Mole Creek Tasmania

15/ This is Mole Creek's interesting war memorial. Most Tasmanian towns have a war memorial.

Mole Creek

16/ Mole Creek boasts this lovely, Victorian era church.

Great Western Tiers near Mole Creek

17/ When you look south from the Mole Creek area, you are presented with many impressive views of the Great Western Tier mountains.

Caveside

18/ East of Mole Creek is the settlement of Caveside. It boasts this lovely, Victorian era church.

Caveside

19/ This is the old hall of Caveside. In the distance is the mighty peak of Mother Cummings.

Mother Cummings from Caveside

20/ This image shows the pastoral lands near Caveside. In the distance is the mighty peak of Mother Cummings. The photo was taken in the yellow colours of sunset.

Connorville church

21/ This is the lovely, old church of Connorville. It was funded by the nearby Connorville, historic, estate. In the distance is Millers Bluff.

 

Alum Cliff near Mole Creek

1/ The path to the Alum Cliff is through a regrowth forest.

Alum Cliff near Mole Creek

2/ The hills around the path are steep on all sides.

Alum Cliff near Mole Creek

3/ Quamby Bluff is dominant in the east in this view across a meadow.

Alum Cliff near Mole Creek

4/ The path is surrounded by steep hills and valleys in every direction.

Alum Cliff near Mole Creek

5/ This triangle sculpture points to three points: Alum Cliff, Quamby Bluff and Western Bluff.

Alum Cliff near Mole Creek

6/ The famous painted cliffs are to the lower right. You need to capture them in the right light.

Alum Cliff near Mole Creek

7/ This photo shows a close up of the Mersey River, which is 200 metres below the lookout.

Alum Cliff near Mole Creek

8/ This photo shows an orange cliff adjacent to the Cliff.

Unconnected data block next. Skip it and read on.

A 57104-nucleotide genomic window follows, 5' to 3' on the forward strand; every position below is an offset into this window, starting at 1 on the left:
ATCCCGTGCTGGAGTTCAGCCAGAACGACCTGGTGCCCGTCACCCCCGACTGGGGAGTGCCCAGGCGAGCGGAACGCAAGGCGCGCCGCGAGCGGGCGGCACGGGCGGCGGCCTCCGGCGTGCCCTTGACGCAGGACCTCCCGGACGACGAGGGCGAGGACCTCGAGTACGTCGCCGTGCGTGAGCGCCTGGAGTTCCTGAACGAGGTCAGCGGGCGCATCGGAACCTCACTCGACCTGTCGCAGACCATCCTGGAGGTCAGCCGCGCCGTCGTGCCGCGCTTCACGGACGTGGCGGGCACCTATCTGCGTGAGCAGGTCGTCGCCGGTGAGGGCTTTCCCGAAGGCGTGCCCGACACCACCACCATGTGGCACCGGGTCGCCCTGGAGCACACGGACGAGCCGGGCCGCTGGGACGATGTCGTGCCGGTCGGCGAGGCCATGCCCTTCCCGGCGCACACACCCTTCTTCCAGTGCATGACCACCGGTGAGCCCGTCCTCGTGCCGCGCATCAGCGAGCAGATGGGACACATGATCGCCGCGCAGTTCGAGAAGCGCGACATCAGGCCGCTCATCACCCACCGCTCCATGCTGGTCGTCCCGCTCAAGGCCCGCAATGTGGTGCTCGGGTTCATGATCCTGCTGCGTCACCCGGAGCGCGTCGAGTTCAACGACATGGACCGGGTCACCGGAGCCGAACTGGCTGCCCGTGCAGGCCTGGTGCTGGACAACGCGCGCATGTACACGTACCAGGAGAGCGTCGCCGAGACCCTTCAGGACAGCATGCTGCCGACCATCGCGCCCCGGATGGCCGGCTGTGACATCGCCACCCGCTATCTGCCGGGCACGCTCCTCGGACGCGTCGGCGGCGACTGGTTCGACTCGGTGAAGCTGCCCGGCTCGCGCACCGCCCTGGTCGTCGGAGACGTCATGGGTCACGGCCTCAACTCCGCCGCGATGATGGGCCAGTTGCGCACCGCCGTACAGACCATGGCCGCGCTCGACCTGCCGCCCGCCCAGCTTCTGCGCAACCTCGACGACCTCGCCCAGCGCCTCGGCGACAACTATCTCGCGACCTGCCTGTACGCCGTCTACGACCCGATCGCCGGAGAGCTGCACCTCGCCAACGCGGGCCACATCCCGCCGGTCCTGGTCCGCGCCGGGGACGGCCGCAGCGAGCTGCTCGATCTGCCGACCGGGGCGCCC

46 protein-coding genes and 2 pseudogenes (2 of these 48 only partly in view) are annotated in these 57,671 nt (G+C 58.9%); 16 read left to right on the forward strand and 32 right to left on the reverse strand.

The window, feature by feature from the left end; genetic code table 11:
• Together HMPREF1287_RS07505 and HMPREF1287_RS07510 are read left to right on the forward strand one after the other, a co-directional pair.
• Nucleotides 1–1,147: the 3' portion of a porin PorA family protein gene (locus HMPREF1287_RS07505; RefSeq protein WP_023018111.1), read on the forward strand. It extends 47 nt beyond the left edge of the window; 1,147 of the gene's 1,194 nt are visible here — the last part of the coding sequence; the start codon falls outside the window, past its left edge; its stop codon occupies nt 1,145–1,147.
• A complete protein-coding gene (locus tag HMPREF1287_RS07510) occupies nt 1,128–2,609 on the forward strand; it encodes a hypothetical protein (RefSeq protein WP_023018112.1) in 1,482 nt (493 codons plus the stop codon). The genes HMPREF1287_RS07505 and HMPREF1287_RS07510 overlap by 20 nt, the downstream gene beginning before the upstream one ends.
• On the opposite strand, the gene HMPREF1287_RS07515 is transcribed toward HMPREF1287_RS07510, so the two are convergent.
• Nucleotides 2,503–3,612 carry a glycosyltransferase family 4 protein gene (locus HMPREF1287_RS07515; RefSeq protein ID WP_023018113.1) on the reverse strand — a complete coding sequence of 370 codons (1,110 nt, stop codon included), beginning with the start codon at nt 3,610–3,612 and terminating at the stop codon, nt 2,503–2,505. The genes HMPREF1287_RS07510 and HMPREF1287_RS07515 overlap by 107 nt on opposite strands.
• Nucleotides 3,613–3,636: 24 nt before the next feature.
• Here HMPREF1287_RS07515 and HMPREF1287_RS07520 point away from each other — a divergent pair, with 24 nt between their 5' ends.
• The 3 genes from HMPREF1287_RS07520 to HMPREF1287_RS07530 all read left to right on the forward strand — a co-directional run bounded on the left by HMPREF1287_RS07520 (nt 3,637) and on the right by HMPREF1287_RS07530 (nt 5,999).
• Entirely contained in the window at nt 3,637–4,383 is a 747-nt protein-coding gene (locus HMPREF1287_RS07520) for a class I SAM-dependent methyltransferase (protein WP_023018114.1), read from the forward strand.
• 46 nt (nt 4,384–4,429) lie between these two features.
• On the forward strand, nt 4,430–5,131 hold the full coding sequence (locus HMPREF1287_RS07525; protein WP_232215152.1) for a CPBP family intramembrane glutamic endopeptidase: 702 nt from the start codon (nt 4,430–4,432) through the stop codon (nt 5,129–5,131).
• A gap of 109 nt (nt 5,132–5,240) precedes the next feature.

Alum Cliff near Mole Creek

9/ In this view Western Bluff is about 30 kilometres to the west.

 

Chudleigh Tasmania

1/ This photo shows a recently restored historic building with its fine wall and gate.

Chudleigh Tasmania

2/ The photo shows the building in profile. Note the green sign in the middle.

Chudleigh Tasmania

3/ The sign has an interesting story to tell about local politics.

Chudleigh Tasmania

4/ The gate shows good workmanship. Tasmanian heritage restorers are very skilled in their trade.

Chudleigh Tasmania

5/ This photo shows an interesting colonial style house near the large building.

Chudleigh Tasmania

6/ The general store at Chudleigh is a fine example Colonial architecture.

chudleigh

7/ Chudleigh's also has a historic hall.

chudleigh

8/ The silk shop at Chudleigh has fine gifts and great fudge.

chudleigh

9/ The honey shop at Chudleigh is well worth a visit.

Chudleigh Tasmania

10/ The shop has a very wide range of honeys and honey products, plus a tasting display.

Chudleigh Tasmania

11/ The shop includes an artistic flight of bees that take you to the honey making display.

Chudleigh Tasmania

12/ The display includes a live bee hive to the left, models in the middle and a video to the right.

 

Solomon's Cave west of Mole Creek Tasmania

1/ King Solomon's Cave is an interesting, easy to access cave west of Mole Creek. It is just west of the Marakoopa Cave. There are 452 known caves in the Mole Creek area, but only King Solomon's and Marakoopa have easy access for the public. It is only 9 degrees in the cave, so dress to be warm. King Solomon's Cave also only accepts credit cards, as they have had trouble with thieves. This is contrary to the normal rule in Tasmania, where you may often be expected to pay in cash. My other cave photo galleries include: Gunns Plains Cave on the LEVEN CANYON Page and Hastings Cave on the SOUTHPORT Page.

Solomon's Cave west of Mole Creek Tasmania

2/ Accessing King Solomon's Cave includes some stairs and some narrow passages. However, these should be no real problem to a person with normal mobility. The passage shown above is fairly typical.

Solomon's Cave west of Mole Creek Tasmania

3/ In this passage you walk between two enormous mineral flow formations. The visitors below should give you some idea as to their actual size.

Solomon's Cave west of Mole Creek Tasmania

4/ You can only see the rock formations, because they are artificially lit up. This photo gives you some idea of the darkness that surrounds you. One highlight of our trip was that the guide turned off the lights, at one point, and we were able to eventually see a very soft light coming down from the world above us.